Lectionary Calendar
Sunday, June 16th, 2024
the Week of Proper 6 / Ordinary 11
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Bible Commentaries
Hosea 9

Zerr's Commentary on Selected Books of the New TestamentZerr's N.T. Commentary

Verse 1

Hos 9:1. Rejoice not is a prediction in the form of an announcement that Israel was headed for a fall, and it would be on account of the unfaithfulness of the nation. Gone a whoring refers to the lusting after the gods of the heathen, and also the reliance that Israel placed in the heatben themselves. Reward upon every cornfloor. The cornfloor means the grain that was threshed out at such a place. The Israelites thought they would have their temporal prosperity assured by the support of the heathen nations.

Verse 2

Hos 9:2. This verse is a simple prediction of the industrial provisions of the country, that they would be cut off by the invasion of a strange force.

Verse 3

Hos 9:3. This verse gives the reason for prediction of the preceding one; that Israel was to be deprived of dwelling in the Lord's land, which means Palestine. Ephraim means the 10*trlbe kingdom, and so named because its capital city was located in the possession of that tribe. Return to Egypt; not literally, but into a bondage ae bad as the Egyptian enslavement was. Eat unclean things in Assyria is literal, referring to the exile of the ten tribes into the land of Assyria.

Verse 4

Hos 9:4. The general meaning of this verse is the dissatisfaction which God felt for the entire conduct of His people. They professed to he consecrated to the true God, and to take delight in the ordinances of the law, but all their performances were tinctured with the poison of idolatry. Because of all this abominable way of life, God’s people were destined to be taken away into the land Of Assyria. When they got there the practices described in this verse which they professed to be doing because of their devotion to God (but not with sincerity), will not be attempted at all In. the strange land. Bread for their soul. When the people of Israel were performing these saeri Sees in a lawful manner, and in connection with a life devoted to the true God, it benefited tbeir soul; was for their spiritual as well as legal upbuilding. In the foreign land there would be no bringing of auch articles into the house of the Lord.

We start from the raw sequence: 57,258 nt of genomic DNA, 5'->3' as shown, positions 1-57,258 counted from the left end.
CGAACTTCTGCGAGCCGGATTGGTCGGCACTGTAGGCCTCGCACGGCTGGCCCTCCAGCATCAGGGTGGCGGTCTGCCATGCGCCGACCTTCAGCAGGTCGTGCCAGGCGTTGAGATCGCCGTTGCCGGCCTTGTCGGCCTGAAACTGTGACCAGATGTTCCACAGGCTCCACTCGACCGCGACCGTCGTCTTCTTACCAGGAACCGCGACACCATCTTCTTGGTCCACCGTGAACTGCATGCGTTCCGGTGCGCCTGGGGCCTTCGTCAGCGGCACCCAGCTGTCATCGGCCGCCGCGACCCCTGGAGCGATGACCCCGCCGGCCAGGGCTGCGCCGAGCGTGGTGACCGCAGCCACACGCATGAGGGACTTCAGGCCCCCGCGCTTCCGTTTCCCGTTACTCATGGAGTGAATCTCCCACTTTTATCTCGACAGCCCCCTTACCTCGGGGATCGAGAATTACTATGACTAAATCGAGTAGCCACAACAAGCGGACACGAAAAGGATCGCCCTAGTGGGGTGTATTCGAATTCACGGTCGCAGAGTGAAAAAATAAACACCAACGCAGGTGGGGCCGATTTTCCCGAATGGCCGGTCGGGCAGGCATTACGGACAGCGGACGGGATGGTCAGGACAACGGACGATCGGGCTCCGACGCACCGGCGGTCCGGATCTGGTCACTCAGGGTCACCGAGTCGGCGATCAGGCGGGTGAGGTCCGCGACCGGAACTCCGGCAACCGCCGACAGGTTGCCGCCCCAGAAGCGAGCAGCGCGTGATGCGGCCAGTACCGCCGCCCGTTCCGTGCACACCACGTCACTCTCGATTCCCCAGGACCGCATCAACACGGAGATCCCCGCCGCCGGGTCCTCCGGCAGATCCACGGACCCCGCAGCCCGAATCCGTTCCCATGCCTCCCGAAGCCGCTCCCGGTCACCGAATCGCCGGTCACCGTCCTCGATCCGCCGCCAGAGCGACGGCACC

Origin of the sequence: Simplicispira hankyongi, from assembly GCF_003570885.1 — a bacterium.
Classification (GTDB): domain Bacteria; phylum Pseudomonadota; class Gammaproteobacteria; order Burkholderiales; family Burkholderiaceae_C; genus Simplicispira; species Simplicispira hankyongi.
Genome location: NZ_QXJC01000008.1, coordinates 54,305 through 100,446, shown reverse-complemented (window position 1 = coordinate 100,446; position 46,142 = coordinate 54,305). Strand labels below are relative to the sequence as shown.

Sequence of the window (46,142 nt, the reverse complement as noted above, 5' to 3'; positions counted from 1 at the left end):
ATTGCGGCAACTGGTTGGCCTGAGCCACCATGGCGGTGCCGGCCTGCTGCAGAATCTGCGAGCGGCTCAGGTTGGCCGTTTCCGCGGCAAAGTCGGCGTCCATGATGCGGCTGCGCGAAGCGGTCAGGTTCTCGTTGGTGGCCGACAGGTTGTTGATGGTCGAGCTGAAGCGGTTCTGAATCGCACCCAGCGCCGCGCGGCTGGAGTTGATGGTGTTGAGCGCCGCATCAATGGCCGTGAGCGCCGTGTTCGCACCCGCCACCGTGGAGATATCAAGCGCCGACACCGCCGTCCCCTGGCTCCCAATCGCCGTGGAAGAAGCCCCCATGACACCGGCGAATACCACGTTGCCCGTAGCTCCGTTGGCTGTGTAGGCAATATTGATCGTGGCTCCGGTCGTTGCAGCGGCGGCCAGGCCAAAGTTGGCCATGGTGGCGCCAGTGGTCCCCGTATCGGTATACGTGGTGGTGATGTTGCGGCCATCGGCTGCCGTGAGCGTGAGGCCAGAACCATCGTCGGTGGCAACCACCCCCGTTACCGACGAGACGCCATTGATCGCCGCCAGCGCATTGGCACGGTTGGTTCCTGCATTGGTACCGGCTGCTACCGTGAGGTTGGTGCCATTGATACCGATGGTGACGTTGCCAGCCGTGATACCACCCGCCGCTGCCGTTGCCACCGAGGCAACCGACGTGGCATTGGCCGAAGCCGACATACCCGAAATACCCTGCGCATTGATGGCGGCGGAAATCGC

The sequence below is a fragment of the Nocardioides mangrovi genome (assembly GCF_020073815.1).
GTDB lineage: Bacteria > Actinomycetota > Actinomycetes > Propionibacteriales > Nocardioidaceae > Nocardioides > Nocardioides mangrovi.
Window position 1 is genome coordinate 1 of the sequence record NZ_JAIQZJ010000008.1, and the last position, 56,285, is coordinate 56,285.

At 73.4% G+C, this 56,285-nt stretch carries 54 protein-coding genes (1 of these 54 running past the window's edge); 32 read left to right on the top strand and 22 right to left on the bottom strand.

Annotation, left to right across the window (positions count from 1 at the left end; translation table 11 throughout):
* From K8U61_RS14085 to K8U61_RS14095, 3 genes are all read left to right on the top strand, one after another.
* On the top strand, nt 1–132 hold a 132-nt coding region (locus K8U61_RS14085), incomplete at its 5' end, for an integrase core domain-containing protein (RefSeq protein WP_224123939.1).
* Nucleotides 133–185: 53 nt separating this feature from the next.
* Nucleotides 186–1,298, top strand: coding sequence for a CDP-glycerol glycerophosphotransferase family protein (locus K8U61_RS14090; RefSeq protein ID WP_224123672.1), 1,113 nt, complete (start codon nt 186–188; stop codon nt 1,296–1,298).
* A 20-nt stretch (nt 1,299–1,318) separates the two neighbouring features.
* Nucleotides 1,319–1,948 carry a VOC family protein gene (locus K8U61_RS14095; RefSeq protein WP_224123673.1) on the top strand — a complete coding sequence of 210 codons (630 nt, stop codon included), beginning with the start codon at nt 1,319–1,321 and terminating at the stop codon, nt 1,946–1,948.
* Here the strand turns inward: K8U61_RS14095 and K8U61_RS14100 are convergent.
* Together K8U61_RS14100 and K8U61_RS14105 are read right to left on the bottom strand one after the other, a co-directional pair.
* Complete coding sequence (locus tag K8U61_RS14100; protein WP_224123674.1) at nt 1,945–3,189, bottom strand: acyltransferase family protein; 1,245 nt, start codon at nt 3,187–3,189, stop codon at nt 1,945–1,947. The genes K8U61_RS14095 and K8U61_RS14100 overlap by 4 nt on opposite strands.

Verse 5

Hos 9:5. What will ye do, etc. This is a reminder that when the period of exile comes upon Israel, the nation can have nothing to do with the solemn feast days that they once practiced in the home land.

Verse 6

Hos 9:6. Most of this verse is figurative and refers to the shameful interest that Israel had shown for the heathen countries. That very interest will prove to be the undoing of the nation, as much so as if it had been taken bodily to Egypt.

Verse 7

Hos 9:7. Day of visitation denotes the day when God's threatened judgments would be heaped upon them. Prophet . . , spiritual man mad . , . fool. According to Lamentations 2; 14; Eze 13:3; Mic 3:11 and Zeph aniah 3; 4, this prophet and spiritual man means the false prophet who had made predictions about the safety of t.he nation. When the exile comes upon the people they will realize that their prophets were fools.

Verse 8

Hos 9:8. The watchman means the man who was faithful to his God. (See Eze 3:17.) Such a servant gave true warnings of danger whether the people gave him heed or not. The (false) prophet is a snare of a fowler (a hidden trap such as those used by a hunter for fowls), that gets the people into trouble because they are not giving heed to the warnings of the watchman.

Verse 9

Hos 9:9. The comparison to Gibea is because of the gross Immorality that was committed at that place (Judges 19). The people of Israel were guilty of both physical and spiritual pollutions. 'Will visit their sins means that God will punish his people for their sins by a visitation of some unpleasant experience.

Verse 10